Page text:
In Memoriam – Thomas J. Grizzard, “Protector of the Occoquan”

October 13, 2017

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Photo courtesy of Thomas J. Grizzard.

Photo courtesy of Thomas J. Grizzard.

Many water sector professionals in the Northern Virginia and Washington, D.C. areas know the name Tom Grizzard. The watershed planning and management professional, who had become known as the “protector of the Occoquan,” died on June 24.

Grizzard was a prized colleague for his skills and personality, according to Beth Turner, past president of the Water Environment Federation (WEF; Alexandria, Va.). “Tom smiled with his whole face … [and] laughed with his whole body. I will always remember Tom’s laughs and the joy he emanated; it infected everyone around him, including me.”

Earning the title of “protector of the Occoquan”

Turner first met Grizzard in 1973 while studying at the Virginia Polytechnic Institute and State University (Virginia Tech; Blacksburg). Jimmie Jenkins, WEF member since 1974, also met Grizzard at Virginia Tech that year. Grizzard received bachelor’s, master’s, and doctoral degrees from Virginia Tech. While still a Ph.D. student in 1974, he became director of the Occoquan Watershed Monitoring Laboratory (OWML; Manassas, Va.), a position he held until he retired in 2014.

“Tom established a world-class environmental laboratory at the Occoquan Lab and developed a reputation as an expert in water resources on such matters as stormwater impacts on water quality, stormwater monitoring, point-source impacts on water quality, wastewater recycling, [and] drinking water,” Jenkins said. “He became known as the ‘protector of the Occoquan,’ dedicated to preserving this important water supply. He became the ‘go-to’ guy for any question related to the reservoir or regional water quality in general.”

Cliff Randall taught Grizzard during his graduate studies and appointed him director of the OWML. The laboratory was established to protect and preserve water quality in the Occoquan Reservoir. Grizzard was “a perfect pick” for the position, which required a range of technical skills and high-level interpersonal skills to talk to local government leaders, Randall said. “[He] not only saw that the OWML performed all of these duties, but improved and expanded the monitoring system and the quality of the analytical methodology utilized by the OWML,” Randall said. He also served on the Commonwealth of Virginia’s licensing board for water and wastewater operators.

Grizzard authored numerous publications and papers including content in the book, Stormwater Management in Urbanizing Areas. He conducted research on various pollutants in local watersheds. He made substantial contributions to the body of knowledge on the urban water cycle relating to potable reuse of reclaimed wastewater, management of drinking water systems, and characterization and control of urban stormwater. He performed research that changed water system management and influenced laws regarding water resource management, Randall said.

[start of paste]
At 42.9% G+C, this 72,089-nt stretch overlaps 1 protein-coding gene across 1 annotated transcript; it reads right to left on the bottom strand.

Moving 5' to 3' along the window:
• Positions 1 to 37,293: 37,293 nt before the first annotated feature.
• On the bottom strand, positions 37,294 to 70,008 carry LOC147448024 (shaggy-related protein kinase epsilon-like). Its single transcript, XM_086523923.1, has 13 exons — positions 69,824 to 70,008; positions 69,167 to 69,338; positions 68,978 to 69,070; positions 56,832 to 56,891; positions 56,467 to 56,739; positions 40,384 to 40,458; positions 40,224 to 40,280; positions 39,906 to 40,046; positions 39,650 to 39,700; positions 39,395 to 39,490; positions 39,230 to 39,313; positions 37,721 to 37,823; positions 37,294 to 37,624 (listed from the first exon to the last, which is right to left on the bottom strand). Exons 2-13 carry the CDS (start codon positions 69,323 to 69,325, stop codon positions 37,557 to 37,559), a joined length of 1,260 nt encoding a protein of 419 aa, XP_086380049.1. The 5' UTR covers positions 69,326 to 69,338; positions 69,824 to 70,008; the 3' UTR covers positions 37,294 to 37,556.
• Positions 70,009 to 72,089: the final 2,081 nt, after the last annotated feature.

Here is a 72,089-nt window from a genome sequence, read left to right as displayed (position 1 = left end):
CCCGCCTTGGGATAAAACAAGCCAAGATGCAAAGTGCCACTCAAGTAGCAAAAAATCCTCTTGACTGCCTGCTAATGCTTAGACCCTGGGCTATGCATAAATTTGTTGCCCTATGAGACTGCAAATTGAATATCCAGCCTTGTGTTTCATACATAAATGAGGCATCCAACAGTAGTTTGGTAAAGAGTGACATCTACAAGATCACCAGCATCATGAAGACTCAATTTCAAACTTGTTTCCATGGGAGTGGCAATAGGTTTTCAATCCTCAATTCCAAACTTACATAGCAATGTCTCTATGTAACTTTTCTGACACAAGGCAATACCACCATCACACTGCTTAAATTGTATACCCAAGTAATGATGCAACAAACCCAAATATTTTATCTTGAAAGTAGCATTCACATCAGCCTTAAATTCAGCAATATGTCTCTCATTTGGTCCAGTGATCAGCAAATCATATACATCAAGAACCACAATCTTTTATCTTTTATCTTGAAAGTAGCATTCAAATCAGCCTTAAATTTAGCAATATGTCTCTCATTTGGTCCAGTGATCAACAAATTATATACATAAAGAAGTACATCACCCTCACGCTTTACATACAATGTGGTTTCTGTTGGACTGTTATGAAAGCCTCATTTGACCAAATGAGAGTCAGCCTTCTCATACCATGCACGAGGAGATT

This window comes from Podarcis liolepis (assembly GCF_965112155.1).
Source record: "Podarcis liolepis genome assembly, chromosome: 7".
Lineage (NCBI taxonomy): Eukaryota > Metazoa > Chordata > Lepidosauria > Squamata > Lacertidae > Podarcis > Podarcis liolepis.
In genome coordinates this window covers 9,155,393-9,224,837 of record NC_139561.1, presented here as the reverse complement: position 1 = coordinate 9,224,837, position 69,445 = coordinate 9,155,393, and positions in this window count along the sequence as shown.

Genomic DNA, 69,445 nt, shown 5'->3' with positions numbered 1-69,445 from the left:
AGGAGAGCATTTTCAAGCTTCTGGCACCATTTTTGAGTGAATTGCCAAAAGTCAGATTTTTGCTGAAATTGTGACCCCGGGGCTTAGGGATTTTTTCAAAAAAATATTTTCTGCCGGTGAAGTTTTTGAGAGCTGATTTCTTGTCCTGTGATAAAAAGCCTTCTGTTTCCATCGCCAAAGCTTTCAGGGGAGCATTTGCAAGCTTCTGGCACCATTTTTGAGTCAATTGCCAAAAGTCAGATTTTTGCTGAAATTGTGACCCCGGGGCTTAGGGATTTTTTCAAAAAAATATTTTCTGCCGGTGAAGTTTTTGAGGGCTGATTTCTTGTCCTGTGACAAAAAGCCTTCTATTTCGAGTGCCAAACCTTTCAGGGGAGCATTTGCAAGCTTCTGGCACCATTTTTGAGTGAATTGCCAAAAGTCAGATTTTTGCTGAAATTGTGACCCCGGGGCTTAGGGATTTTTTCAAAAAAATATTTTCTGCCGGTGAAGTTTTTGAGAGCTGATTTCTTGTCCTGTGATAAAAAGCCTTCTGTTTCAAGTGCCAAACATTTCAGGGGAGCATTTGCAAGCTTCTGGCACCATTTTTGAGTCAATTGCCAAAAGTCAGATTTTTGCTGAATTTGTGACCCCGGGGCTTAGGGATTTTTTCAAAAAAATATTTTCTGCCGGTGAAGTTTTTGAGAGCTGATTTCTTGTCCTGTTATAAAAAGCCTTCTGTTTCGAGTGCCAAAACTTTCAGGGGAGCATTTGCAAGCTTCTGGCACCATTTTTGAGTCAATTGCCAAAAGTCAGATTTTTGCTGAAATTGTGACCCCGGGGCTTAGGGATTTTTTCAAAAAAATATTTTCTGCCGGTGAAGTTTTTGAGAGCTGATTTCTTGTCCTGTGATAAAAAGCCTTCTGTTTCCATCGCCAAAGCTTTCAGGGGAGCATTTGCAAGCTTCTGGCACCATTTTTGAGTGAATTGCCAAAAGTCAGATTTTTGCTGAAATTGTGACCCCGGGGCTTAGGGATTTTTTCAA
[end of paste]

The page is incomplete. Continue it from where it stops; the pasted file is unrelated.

Dedicating time to water sector organizations

“Early in his career, Tom became active in the Virginia Water Environment Association,” Jenkins said. A WEF life member, he joined the Virginia Water Environment Association (VWEA), the Federal Water Quality Association, and WEF in 1971.

Grizzard served as chair of several VWEA committees, was a member of the VWEA Select Society of Sanitary Sludge Shovelers (5S), and became VWEA president from 1984 to 1985. He also represented Virginia on WEF’s Board of Control, now known as the WEF House of Delegates. In 1986, Grizzard received the Bedell Award from VWEA in recognition of his leadership, devotion, and service to the WEF Member Association.

Leaving a lasting impression

While working at OWML, Grizzard became a Virginia Tech professor. “[He] developed a graduate program in environmental engineering at the Falls Church Joint Virginia Tech-University of Virginia [Charlottesville] Graduate Studies Center,” Randall said. At the center, he spent three decades as director for civil and environmental engineering graduate programs in the National Capital Region.

Grizzard taught several courses and “took great pride in educating students who filled important positions,” Jenkins said. In 2014, he was named professor emeritus in the College of Engineering at Virginia Tech in recognition of his service to the university.

Grizzard’s reputation earned him a spot as a member of the Scientific and Technical Advisory Committee to the U.S. Environmental Protection Agency’s Chesapeake Bay Restoration Program. His contribution to water reuse research led to his appointment by the City of Singapore to the advisory committee for the treatment of wastewater and its conversion into drinking water.

Jenkins will miss Grizzard as a colleague, but more importantly as a friend. “He was honest and forthright and always tried to do the right thing,” Jenkins said. When he smiled “he beamed,” Jenkins said. “He created a positive atmosphere in any room with that smile.”

— Jennifer Fulcher, WEF Highlights

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